The singing pictures of Naya (India)

Discover the incredible stories written and sung by women who are trying to revive this ancient art

Lufta - Naya scroll singer (2017)Museum of Ethnology & Museum of Popular Art

Scroll singers of Naya

The ancient Indian tradition of singing songs from long scrolls as they unravel, was an artform mostly dominated by men amongst the Patua community. Recently, a group of women from the village of Naya near Calcutta gave new life to this tradition. It is their unique artistic vision we share here. Giving us insights into these women’s world views, some scrolls raise awareness about key issues affecting women in Indian society, such as the subordination of women to men, female infanticide and HIV prevention. Others, reflect on world-affairs such as the 9/11 terrorist attacks or the 2004 Indian Ocean tsunami.

Manimala - Naya scroll singer (2017)Museum of Ethnology & Museum of Popular Art

To illustrate the powerful messages these rolls convey, we've matched the images of three scrolls with their lyrics.

Tsunami (2005) by Snehalata ChitrakarMuseum of Ethnology & Museum of Popular Art

This scroll is entitled Tsunami by the artist Snehalata Chitrakar about the 2004 Indian Ocean earthquake and tsunami, the lyrics go:

"Oh mother of the ocean, Mother of Ganga, why did you take so many lives (forcibly). Oh, brother, the sea water cane in a great rush, with trees and leaves floating in it. So many men are killed. My heart weeps for them."

"Mothers are bereft of children; children lose their mothers, wives are husbandless. What pain; Oh Dayal (merciful one) of my heart; how my heart weeps."

"The sky weeps, the wind cries, the unlucky mother weeps for her lost kids."

"It is hard to understand your play (Lila, khela). How you make some cry and others smile."

"The army came when they got the news. They rescue people, shedding tears."

"Sri Lanka, Thailand, Andaman—people from 12 countries died untimely deaths."

Bin Laden - September 11 (2004/2005) by Mayna ChitrakarMuseum of Ethnology & Museum of Popular Art

This scroll by the artist Mayna Chitrakar is entitled Bin Laden – 11 September (11th September, the story of American Center’s destruction), the lyrics go:

"O, the strange story of the plane attack in America. (repeat)

Everybody was shocked, saying — we haven’t heard something like this ever.

A fighter plane came and hit a 110 story building and destroyed it. All who were there perished, burning alive none of them survived."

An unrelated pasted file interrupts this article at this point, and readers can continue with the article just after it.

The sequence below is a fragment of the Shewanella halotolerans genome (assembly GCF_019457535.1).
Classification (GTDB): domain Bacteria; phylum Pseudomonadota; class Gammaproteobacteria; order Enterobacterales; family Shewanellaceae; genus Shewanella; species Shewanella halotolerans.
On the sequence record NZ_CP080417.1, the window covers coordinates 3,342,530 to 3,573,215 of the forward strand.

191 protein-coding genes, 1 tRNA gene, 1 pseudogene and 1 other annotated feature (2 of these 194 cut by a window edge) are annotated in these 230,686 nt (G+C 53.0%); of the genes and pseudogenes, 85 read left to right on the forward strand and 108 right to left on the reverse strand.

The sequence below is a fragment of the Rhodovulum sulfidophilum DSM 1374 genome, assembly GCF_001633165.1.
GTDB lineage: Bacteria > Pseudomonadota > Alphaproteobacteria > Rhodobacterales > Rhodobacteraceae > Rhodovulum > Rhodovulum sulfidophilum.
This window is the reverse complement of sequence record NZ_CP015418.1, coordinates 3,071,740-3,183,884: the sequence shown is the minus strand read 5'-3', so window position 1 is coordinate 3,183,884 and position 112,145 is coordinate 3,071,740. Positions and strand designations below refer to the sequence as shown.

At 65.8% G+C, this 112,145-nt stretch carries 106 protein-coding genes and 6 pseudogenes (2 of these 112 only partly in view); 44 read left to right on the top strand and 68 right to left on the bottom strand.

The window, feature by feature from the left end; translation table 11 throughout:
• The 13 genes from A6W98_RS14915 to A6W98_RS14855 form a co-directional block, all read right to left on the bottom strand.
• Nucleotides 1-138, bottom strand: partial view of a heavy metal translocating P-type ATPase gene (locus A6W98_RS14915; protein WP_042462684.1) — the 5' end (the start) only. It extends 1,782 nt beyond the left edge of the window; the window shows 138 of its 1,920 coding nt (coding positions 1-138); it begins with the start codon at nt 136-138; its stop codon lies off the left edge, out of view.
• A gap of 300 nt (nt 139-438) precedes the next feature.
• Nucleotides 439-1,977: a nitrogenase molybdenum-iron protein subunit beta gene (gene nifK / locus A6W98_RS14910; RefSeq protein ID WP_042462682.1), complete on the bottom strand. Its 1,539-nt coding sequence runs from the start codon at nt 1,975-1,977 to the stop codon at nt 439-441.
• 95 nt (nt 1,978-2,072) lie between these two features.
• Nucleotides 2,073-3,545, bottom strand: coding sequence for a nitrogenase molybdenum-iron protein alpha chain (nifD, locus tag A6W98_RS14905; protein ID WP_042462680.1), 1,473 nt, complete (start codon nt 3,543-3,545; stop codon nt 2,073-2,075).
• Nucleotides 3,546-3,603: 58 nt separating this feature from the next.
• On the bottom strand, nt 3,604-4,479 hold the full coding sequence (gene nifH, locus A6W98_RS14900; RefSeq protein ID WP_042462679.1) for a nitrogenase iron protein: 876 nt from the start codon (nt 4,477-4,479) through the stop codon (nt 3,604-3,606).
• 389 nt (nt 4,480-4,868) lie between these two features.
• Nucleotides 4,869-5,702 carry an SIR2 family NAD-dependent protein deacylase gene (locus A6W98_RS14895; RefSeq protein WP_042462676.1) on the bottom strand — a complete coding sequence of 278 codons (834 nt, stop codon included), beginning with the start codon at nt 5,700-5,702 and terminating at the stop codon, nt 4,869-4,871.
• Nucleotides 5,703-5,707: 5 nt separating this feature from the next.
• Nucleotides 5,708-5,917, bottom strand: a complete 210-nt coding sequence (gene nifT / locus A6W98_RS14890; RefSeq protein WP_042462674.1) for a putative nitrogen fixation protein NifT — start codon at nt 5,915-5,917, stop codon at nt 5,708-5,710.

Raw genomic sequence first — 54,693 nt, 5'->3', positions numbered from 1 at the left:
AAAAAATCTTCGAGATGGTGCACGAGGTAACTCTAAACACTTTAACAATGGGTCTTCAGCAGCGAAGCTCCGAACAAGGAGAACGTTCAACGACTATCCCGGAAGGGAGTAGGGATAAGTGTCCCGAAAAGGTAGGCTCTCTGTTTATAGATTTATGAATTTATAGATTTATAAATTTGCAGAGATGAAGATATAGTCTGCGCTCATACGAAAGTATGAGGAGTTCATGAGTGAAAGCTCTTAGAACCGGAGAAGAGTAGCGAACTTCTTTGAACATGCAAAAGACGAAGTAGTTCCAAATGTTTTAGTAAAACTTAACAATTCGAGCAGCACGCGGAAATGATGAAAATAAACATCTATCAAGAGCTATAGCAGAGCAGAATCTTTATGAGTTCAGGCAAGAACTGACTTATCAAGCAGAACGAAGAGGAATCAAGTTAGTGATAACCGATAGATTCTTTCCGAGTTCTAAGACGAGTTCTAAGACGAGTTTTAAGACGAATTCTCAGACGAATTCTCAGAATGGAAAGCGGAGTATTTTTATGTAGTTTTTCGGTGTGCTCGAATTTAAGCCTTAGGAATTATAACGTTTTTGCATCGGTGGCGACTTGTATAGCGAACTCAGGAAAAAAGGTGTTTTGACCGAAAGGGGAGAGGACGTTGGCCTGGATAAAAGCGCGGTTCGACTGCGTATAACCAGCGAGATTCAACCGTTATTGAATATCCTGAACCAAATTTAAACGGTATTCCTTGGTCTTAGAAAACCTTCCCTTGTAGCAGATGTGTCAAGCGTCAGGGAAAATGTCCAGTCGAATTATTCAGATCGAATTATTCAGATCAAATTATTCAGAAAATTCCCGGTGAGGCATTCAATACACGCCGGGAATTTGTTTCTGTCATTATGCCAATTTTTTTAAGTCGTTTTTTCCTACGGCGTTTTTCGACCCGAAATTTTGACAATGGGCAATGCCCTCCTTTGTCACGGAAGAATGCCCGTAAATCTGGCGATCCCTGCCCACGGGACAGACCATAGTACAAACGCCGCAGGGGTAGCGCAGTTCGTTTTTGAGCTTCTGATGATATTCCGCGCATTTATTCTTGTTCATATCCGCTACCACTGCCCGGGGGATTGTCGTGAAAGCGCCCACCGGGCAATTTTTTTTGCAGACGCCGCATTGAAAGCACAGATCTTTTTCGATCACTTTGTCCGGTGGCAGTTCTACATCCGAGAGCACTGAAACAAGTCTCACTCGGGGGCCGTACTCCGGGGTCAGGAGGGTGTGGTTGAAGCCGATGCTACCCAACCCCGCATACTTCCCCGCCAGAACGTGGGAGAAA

"O the strange story of the plane attack in America.

Many people worked in the building. They were killed in the fire, with god’s name on their lips. What sins had they committed o god, you tell us."

"Mothers cry, as sons, birds and beasts. You have taken away everything o merciful one; you have left us nothing. Laden had thought to himself—let George Bush fight with me. Who can save them? No trace will be found. But the army came, took photos. They braved themselves to say—how can the thousands of people be saved!"

"But the army came, took photos. They braved themselves to say — how can the thousands of people be saved!

George Bush told them at the meeting — Laden is responsible. Find him."

"He releases thousands of soldiers, telling them Laden is in Afghanistan. Kill him. Continue the war.

O, the strange story of the plane attack in America."

"Thousands of soldiers lost their lives, but Laden couldn’t be found. The rascal George Bush couldn’t even find a trace of Laden."

"O, the strange story of the plane attack in America."

HIV (2004/2005) by Swarna ChitrakarMuseum of Ethnology & Museum of Popular Art

This scroll by the artist Swarna Chitrakar is entitled HIV / AIDS.
by the artist

The scroll raises awareness about HIV, and its transmission, the lyrics go:

"Listen, everyone, pay attention. I would like to talk about HIV AIDS.
HIV came from the West and has infected hundreds in India."

"It is not an infectious disease. It spreads from 4 things:
Using the same syringe for addiction, using the same syringe for injection; from pregnant HIV carrier women. Or having unprotected sex with 'infected' women."

"In case these four things are taken care of, HIV will not occur. That is why I request the Doctors; the syringes for injection should be changed.

n case of blood transfusion, the blood has to be checked first."

If a pregnant mother carries a baby, it can be born infected.

"I appeal to all Indians to use Nirodh condoms."

"If anybody has AIDS, don’t keep it secret. Get admitted to the district hospital. You can test your blood in confidence paying Rs 10 in VCTC center."

Jamuna - Naya scroll singer (2017)Museum of Ethnology & Museum of Popular Art

If you would like to see the women singing painters of Naya in action, why not have a look at the documentary film Singing Pictures: Women Painters of Naya (2005) previewed in this video.

Credits: Story

Coordination: Paulo Costa (Director, National Museum of Ethnology, Portugal)

Content & video:
Ákos Östör, Professor of Anthropology & Film Studies, Wesleyan University
Lina Fruzzetti, Professor of Anthropology, Brown University
Project Management – Dan Schnaidt
Video Editing – Zack Vose
Media Digitization / Video Production — Allynn Wilkinson
Videography – Ákos Östör
Sound Recording – Lina Fruzzett

Digital producation: Luis Ramos Pinto(Direção-Geral do Património Cultural - DGPC)

Credits: All media
The story featured may in some cases have been created by an independent third party and may not always represent the views of the institutions, listed below, who have supplied the content.
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